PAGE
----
A strong innovation component is crucial to an invention’s value
Invention, at its core, is a technology-based product addressing a problem. Innovation is building the systems and scale to commercialize an invention.
—Joshua Schuler, former executive director, Lemelson-MIT Program
How do you measure invention success?
Obvious indicators are that people are buying your product and as the inventor you are now making lots of money from your invention; you are able to retire as a wealthy person; you travel the world, pay off your house and student loans, etc. But other than generating revenue, there are more subtle ways to measure success—in the context of what you have to do to make your invention succeed. Some examples:
- It has been commercialized—that is, manufactured and being sold in the marketplace.
- One or more companies may have been created to manufacture, distribute and sell the new product, with the additional benefit of job creation.
- The product may have been “bundled” or integrated into a more complete product or service with potential “spin-off” opportunities.
- It has “value creation,” referred to by Christopher Hawker in his February 2014 Entrepreneur blog article as having “higher-value density” in the sense that winning products deliver more bang for the buck.
- It addresses a gap in the market and offers a better solution to solving a customer problem and, as a result, the marketplace of target customers now recognizes this and accepts your new product as better than anything else.
Know the differences
When attempting to measure invention success, a key factor or invention attribute is the extent of innovation—because an invention will not generally be successful without it.
Tom Grady, business consultant and regular contributor to PBS MediaShift Idea Lab and the Huffington Post, offers the following definitions in his 2012 blog entitled “The Difference Between Invention and Innovation.”
Invention can be defined as the creation of a product or introduction of a process for the first time. On the other hand, Grady (correctly) says that innovation occurs if someone improves on or makes a significant contribution to an existing product, process or service.
He cites the microprocessor as an example. Someone invented it, but by itself it was nothing more than another piece on the circuit board. It’s what was done with that piece—the hundreds of thousands of products, processes and services that evolved from the invention of the microprocessor—that required innovation.
Joshua Schuler, former executive director of the Lemelson-MIT Program, was quoted several years ago as saying that “Invention, at its core, is a technology-based product addressing a problem. Innovation is building the systems and scale to commercialize an invention. If you have an invention that isn’t scalable, it sits on the shelf. But there are no innovations without an underlying invention!” The two must be linked for success.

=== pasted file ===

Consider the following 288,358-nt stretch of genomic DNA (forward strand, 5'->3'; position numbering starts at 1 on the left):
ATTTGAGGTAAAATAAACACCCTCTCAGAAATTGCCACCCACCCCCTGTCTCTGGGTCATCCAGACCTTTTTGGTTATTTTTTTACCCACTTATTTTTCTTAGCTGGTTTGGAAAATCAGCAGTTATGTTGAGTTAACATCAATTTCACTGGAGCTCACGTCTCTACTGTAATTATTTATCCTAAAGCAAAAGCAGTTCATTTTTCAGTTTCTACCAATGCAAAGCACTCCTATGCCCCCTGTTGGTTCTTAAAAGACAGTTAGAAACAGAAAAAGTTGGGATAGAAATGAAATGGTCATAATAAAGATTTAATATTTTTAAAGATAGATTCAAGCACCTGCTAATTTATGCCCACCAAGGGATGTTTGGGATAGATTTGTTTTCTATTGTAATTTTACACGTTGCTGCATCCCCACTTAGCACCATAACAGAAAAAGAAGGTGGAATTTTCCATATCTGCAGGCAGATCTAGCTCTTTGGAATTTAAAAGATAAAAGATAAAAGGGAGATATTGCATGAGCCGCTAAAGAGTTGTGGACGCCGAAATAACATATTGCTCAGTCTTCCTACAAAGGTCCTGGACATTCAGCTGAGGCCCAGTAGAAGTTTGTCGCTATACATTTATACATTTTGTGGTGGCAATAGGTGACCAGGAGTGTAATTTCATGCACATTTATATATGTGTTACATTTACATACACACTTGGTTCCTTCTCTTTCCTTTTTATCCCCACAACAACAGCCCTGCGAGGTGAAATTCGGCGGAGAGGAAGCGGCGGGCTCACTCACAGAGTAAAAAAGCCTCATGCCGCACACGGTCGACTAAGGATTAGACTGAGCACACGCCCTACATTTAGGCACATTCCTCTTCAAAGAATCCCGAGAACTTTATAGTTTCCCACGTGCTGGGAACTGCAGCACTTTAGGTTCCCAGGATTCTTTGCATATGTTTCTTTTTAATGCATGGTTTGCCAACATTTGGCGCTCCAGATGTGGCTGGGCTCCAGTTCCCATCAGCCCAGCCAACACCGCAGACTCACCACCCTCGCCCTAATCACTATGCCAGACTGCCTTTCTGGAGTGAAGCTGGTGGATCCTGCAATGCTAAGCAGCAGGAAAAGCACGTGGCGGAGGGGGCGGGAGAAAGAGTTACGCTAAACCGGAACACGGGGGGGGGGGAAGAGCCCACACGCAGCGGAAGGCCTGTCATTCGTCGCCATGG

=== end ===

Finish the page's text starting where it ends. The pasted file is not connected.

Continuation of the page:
In his July/August 2011 blog at iveybusinessjournal.com, Roger More, retired professor of marketing at the Richard Ivey School of Business in Canada, discussed the management realities of innovation. He made these observations about building innovation into an invented product:
- Individual product and services innovations seldom add any value in isolation. They must be integrated and physically “bundled” with a wide range of other physical and process technologies to be applied.
- A huge range of internal and external factors affect the success and failure of any innovation. Innovations can have interesting and positive characteristics in and of themselves, but in a real competitive situation there are hundreds, if not thousands, of internal and external factors—many outside the control of the invention development team—that will affect the success or failure of an innovation.
- What this means is that any innovation, if it is to be successful, must have huge advantages and offer competitive differentiation against the existing and competing “bundled” customer solutions in existence.
He went on to add:
- At the real level of market competition (where innovations ultimately have to make their impact) and in specific product/service/market segments, every competitive and market situation is largely unique. There are no simple or general solutions. A particular innovation might be successful in one market, in one segment, in one geography, and fail miserably in another.
- Every competitive strategy, marketing strategy and innovation has the possibility of failure. At best, innovation is partly a “crapshoot” with no way to predict success.
More also offers an interesting perspective regarding the best metric for assessing invention success. He says in his blog that “the only thing that matters is whether an innovation creates wealth and the only metric for determining that wealth is net cash flow.
“If an innovation is pumping real positive net cash flow over time, all of the other assorted financial metrics will be just fine! If it is losing cash flow, then the other metrics don’t matter.”
Yes, generating revenue is a key indicator of success. On the other hand, in order for an invention to be successful, it must have innovation embedded in its development, and its target customers need to recognize this. Without some form of innovation, an invention is unlikely to be very successful.